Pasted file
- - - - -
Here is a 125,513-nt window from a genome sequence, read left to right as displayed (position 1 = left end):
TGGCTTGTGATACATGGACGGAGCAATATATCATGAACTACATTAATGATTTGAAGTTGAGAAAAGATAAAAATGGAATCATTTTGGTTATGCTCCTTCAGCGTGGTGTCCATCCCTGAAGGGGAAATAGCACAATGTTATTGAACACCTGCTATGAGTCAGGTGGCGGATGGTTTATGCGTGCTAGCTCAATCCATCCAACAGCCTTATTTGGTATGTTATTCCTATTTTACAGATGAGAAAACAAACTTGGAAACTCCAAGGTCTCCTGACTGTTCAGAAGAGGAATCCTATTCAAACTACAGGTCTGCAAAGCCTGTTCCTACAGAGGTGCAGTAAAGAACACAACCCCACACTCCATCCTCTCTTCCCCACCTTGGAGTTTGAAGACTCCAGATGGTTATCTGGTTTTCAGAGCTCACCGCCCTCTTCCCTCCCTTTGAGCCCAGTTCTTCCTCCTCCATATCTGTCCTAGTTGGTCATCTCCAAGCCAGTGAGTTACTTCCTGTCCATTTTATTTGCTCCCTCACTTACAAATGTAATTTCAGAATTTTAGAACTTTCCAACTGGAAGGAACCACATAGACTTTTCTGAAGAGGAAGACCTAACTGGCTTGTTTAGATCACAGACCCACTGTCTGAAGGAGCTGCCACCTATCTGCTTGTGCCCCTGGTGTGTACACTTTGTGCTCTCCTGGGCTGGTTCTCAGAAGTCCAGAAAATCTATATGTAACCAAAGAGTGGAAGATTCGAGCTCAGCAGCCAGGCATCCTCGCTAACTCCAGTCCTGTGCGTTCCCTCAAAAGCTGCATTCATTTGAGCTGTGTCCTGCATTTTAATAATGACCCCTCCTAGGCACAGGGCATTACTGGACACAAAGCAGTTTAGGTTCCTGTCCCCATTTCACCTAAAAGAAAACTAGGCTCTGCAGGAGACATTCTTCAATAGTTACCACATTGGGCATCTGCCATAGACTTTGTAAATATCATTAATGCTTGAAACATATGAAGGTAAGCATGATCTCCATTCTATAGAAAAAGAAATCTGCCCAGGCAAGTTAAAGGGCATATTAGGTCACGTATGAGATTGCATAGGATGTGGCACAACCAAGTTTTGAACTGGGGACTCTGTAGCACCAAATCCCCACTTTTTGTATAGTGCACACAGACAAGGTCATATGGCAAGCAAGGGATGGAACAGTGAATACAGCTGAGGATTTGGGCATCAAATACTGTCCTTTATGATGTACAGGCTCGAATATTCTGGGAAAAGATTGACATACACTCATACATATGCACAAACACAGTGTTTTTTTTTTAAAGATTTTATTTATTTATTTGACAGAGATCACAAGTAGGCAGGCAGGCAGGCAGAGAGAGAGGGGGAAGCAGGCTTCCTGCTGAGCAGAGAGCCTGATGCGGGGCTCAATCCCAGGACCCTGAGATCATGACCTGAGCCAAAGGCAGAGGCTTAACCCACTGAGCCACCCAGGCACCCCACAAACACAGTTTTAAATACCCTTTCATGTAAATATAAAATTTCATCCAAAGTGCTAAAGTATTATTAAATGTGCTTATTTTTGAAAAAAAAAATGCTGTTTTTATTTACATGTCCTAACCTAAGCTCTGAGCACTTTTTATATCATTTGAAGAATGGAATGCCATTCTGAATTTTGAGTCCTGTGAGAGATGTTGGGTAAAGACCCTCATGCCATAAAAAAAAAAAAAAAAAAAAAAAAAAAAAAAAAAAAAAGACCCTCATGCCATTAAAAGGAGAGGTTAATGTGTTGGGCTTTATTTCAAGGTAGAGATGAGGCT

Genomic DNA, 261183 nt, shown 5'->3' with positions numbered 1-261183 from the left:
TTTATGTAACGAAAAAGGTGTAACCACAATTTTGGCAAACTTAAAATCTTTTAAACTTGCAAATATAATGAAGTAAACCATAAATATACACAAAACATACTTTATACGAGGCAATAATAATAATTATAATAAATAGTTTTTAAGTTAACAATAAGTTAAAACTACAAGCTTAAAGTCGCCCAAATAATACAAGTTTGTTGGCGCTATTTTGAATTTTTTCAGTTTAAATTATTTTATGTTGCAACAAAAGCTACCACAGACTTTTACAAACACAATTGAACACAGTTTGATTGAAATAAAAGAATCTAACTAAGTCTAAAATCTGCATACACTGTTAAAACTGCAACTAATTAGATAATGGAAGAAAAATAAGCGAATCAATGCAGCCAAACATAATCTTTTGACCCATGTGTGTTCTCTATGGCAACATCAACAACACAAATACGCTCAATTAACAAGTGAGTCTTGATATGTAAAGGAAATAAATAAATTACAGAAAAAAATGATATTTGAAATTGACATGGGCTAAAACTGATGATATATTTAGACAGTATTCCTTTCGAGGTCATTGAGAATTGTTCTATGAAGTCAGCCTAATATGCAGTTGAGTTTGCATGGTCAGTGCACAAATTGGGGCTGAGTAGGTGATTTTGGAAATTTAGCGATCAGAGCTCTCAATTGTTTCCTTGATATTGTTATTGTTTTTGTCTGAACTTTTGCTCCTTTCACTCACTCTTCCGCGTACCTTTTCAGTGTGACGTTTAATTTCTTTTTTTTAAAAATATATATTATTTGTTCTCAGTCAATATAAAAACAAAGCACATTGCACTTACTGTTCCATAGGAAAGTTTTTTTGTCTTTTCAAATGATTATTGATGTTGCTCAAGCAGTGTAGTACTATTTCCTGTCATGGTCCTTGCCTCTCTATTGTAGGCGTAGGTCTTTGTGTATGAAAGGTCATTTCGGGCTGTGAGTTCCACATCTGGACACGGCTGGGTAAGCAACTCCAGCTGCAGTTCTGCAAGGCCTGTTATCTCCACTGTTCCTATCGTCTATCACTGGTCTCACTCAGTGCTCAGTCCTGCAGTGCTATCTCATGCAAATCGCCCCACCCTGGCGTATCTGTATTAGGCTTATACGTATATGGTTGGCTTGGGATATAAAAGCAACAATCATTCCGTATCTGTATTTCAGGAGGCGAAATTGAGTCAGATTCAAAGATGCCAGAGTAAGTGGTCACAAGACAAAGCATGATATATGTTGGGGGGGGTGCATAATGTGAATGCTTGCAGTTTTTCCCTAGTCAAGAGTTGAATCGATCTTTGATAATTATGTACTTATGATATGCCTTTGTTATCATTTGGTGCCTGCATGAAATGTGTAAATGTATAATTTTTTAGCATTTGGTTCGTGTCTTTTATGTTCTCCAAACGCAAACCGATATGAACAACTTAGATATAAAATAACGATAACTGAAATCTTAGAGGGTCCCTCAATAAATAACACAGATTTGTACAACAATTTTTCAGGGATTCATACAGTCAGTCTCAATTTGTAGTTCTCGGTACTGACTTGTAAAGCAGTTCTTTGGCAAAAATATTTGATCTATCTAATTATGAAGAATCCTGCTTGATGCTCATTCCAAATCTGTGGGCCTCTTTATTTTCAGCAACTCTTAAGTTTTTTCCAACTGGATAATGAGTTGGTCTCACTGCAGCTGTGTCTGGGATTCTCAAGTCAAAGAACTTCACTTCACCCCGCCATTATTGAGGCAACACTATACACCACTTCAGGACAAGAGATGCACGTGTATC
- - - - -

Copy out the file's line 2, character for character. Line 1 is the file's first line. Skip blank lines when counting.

TGGCTTGTGATACATGGACGGAGCAATATATCATGAACTACATTAATGATTTGAAGTTGAGAAAAGATAAAAATGGAATCATTTTGGTTATGCTCCTTCAGCGTGGTGTCCATCCCTGAAGGGGAAATAGCACAATGTTATTGAACACCTGCTATGAGTCAGGTGGCGGATGGTTTATGCGTGCTAGCTCAATCCATCCAACAGCCTTATTTGGTATGTTATTCCTATTTTACAGATGAGAAAACAAACTTGGAAACTCCAAGGTCTCCTGACTGTTCAGAAGAGGAATCCTATTCAAACTACAGGTCTGCAAAGCCTGTTCCTACAGAGGTGCAGTAAAGAACACAACCCCACACTCCATCCTCTCTTCCCCACCTTGGAGTTTGAAGACTCCAGATGGTTATCTGGTTTTCAGAGCTCACCGCCCTCTTCCCTCCCTTTGAGCCCAGTTCTTCCTCCTCCATATCTGTCCTAGTTGGTCATCTCCAAGCCAGTGAGTTACTTCCTGTCCATTTTATTTGCTCCCTCACTTACAAATGTAATTTCAGAATTTTAGAACTTTCCAACTGGAAGGAACCACATAGACTTTTCTGAAGAGGAAGACCTAACTGGCTTGTTTAGATCACAGACCCACTGTCTGAAGGAGCTGCCACCTATCTGCTTGTGCCCCTGGTGTGTACACTTTGTGCTCTCCTGGGCTGGTTCTCAGAAGTCCAGAAAATCTATATGTAACCAAAGAGTGGAAGATTCGAGCTCAGCAGCCAGGCATCCTCGCTAACTCCAGTCCTGTGCGTTCCCTCAAAAGCTGCATTCATTTGAGCTGTGTCCTGCATTTTAATAATGACCCCTCCTAGGCACAGGGCATTACTGGACACAAAGCAGTTTAGGTTCCTGTCCCCATTTCACCTAAAAGAAAACTAGGCTCTGCAGGAGACATTCTTCAATAGTTACCACATTGGGCATCTGCCATAGACTTTGTAAATATCATTAATGCTTGAAACATATGAAGGTAAGCATGATCTCCATTCTATAGAAAAAGAAATCTGCCCAGGCAAGTTAAAGGGCATATTAGGTCACGTATGAGATTGCATAGGATGTGGCACAACCAAGTTTTGAACTGGGGACTCTGTAGCACCAAATCCCCACTTTTTGTATAGTGCACACAGACAAGGTCATATGGCAAGCAAGGGATGGAACAGTGAATACAGCTGAGGATTTGGGCATCAAATACTGTCCTTTATGATGTACAGGCTCGAATATTCTGGGAAAAGATTGACATACACTCATACATATGCACAAACACAGTGTTTTTTTTTTAAAGATTTTATTTATTTATTTGACAGAGATCACAAGTAGGCAGGCAGGCAGGCAGAGAGAGAGGGGGAAGCAGGCTTCCTGCTGAGCAGAGAGCCTGATGCGGGGCTCAATCCCAGGACCCTGAGATCATGACCTGAGCCAAAGGCAGAGGCTTAACCCACTGAGCCACCCAGGCACCCCACAAACACAGTTTTAAATACCCTTTCATGTAAATATAAAATTTCATCCAAAGTGCTAAAGTATTATTAAATGTGCTTATTTTTGAAAAAAAAAATGCTGTTTTTATTTACATGTCCTAACCTAAGCTCTGAGCACTTTTTATATCATTTGAAGAATGGAATGCCATTCTGAATTTTGAGTCCTGTGAGAGATGTTGGGTAAAGACCCTCATGCCATAAAAAAAAAAAAAAAAAAAAAAAAAAAAAAAAAAAAAAGACCCTCATGCCATTAAAAGGAGAGGTTAATGTGTTGGGCTTTATTTCAAGGTAGAGATGAGGCT